June 12, 2011
June 12, 2011
The United States and Mexico share a border of nearly 2,000 miles, a cultural heritage, and a desire to grow both our economies through cooperation and hard work. The two nations also share an obligation to address a series of complex issues. Of course, it is immigration and, more recently, drug-related violence that so often dominate any conversation related to the U.S.-Mexico border. However, economic considerations, such as trade facilitation, travel and infrastructure, are equally important.
Since the passage of the North American Free Trade Agreement (NAFTA), Mexico has become the third-largest U.S. trading partner behind Canada and China. However, it is the second-largest export market for U.S. businesses, and some 22 states depend on Mexico as their No. 1 or No. 2 export market. The trade relationship between our two nations is vast, with $397 billion worth of products being traded last year alone. Eighty percent of it is carried across the border by truck.
This means that more than $1 billion in cross-border commerce is taking place every day—$45 million an hour—and virtually all of it tariff free under NAFTA. Mexico purchased $163 billion in U.S. goods in 2010 alone. Mexico is also the United States’ third-largest foreign provider of petroleum and the largest foreign supplier of fresh fruits and vegetables. The trading relationship is strong, and each country has a fundamental stake in the success of the other.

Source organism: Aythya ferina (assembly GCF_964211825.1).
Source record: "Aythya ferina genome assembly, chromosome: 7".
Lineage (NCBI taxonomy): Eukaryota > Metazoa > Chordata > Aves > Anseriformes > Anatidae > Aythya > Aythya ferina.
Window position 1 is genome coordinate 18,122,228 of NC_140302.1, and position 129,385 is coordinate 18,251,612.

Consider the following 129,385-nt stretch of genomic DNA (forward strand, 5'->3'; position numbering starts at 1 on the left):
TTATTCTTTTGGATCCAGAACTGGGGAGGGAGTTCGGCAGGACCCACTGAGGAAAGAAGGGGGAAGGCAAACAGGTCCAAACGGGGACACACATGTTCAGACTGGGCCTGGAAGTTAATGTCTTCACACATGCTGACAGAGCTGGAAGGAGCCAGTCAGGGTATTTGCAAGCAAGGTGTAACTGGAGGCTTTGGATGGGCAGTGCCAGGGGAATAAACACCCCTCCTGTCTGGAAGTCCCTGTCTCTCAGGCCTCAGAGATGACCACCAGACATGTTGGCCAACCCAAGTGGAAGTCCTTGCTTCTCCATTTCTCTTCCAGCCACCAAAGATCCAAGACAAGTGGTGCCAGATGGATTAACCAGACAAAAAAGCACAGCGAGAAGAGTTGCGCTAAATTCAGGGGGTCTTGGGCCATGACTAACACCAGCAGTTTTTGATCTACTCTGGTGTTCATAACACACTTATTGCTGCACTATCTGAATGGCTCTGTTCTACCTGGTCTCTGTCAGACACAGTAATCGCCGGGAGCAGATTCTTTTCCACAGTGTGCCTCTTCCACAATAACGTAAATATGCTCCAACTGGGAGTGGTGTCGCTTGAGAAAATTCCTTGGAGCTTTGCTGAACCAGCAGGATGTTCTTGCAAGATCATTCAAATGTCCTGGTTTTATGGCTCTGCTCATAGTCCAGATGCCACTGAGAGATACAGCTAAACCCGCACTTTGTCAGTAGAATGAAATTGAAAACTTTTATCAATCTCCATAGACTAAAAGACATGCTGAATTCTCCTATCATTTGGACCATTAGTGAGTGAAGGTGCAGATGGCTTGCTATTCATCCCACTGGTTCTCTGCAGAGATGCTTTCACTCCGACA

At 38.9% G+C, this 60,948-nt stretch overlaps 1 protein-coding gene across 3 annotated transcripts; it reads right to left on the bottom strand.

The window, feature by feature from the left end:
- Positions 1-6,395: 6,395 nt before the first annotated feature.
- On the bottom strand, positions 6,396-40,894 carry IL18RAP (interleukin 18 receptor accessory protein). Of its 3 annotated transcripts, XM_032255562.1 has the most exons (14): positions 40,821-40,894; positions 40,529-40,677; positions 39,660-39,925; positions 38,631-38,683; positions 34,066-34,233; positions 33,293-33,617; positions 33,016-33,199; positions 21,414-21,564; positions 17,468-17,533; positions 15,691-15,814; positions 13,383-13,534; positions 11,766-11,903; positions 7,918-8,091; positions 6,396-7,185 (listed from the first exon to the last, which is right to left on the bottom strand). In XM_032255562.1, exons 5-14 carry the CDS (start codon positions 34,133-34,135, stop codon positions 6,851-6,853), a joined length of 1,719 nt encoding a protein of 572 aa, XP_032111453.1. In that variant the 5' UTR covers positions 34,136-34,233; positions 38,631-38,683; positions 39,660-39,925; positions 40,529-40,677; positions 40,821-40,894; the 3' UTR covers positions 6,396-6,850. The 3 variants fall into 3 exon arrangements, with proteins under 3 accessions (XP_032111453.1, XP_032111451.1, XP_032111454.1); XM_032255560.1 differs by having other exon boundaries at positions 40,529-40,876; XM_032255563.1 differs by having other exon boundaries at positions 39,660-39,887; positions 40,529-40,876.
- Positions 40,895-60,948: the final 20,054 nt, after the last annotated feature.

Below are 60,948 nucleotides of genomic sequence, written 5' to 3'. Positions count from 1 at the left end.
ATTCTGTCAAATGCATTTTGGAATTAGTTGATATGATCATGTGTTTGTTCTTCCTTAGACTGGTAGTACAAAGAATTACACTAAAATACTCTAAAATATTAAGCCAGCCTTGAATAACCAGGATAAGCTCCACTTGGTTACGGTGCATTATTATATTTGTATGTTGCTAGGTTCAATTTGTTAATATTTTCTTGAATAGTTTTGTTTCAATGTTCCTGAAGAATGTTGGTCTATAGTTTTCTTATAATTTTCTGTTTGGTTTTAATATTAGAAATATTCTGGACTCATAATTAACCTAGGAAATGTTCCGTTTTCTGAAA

Trade between the United States and Mexico creates and supports jobs for millions of Americans and Mexicans. In 2010, 13% of all U.S. exports were destined to Mexican markets. Overall, nearly 31 million American jobs are supported by trade. That translates into more than one in every five U.S. jobs linked to the import and export of goods and services. Furthermore, exports generated nearly half of U.S. economic growth in 2010, adding well over a percentage point to GDP growth.
The U.S. manufacturing industry depends on NAFTA, sending more than half of its exports to either Canada or Mexico. Since NAFTA began, U.S. manufacturers have boosted their output by more than 50%. Contrary to popular belief, 97% of all exporters are small and medium-size businesses. Considering that these same companies create the vast majority of job growth, it is imperative to improve their ability to compete in global markets.
Despite the significance of the U.S.-Mexico relationship, delays and other inefficiencies at the border erode much of the competitive advantage that was accrued from NAFTA. According to SANDAG, congestion and delays at border crossings between San Diego County and Baja California cost the U.S. and Mexican economies an estimated $7.2 billion in foregone gross output and more than 62,000 jobs in 2007.
In President Obama’s 2010 State of the Union address, he expressed a goal to double exports within the next five years. Reaching this goal is going to require action from both the private and public sectors. NAFTA has already removed many of the statutory and regulatory impediments to trade across the U.S.-Mexico border. This means that the border represents a better opportunity for trade between the United States and Mexico, translating to job growth in both countries. Download the full report.
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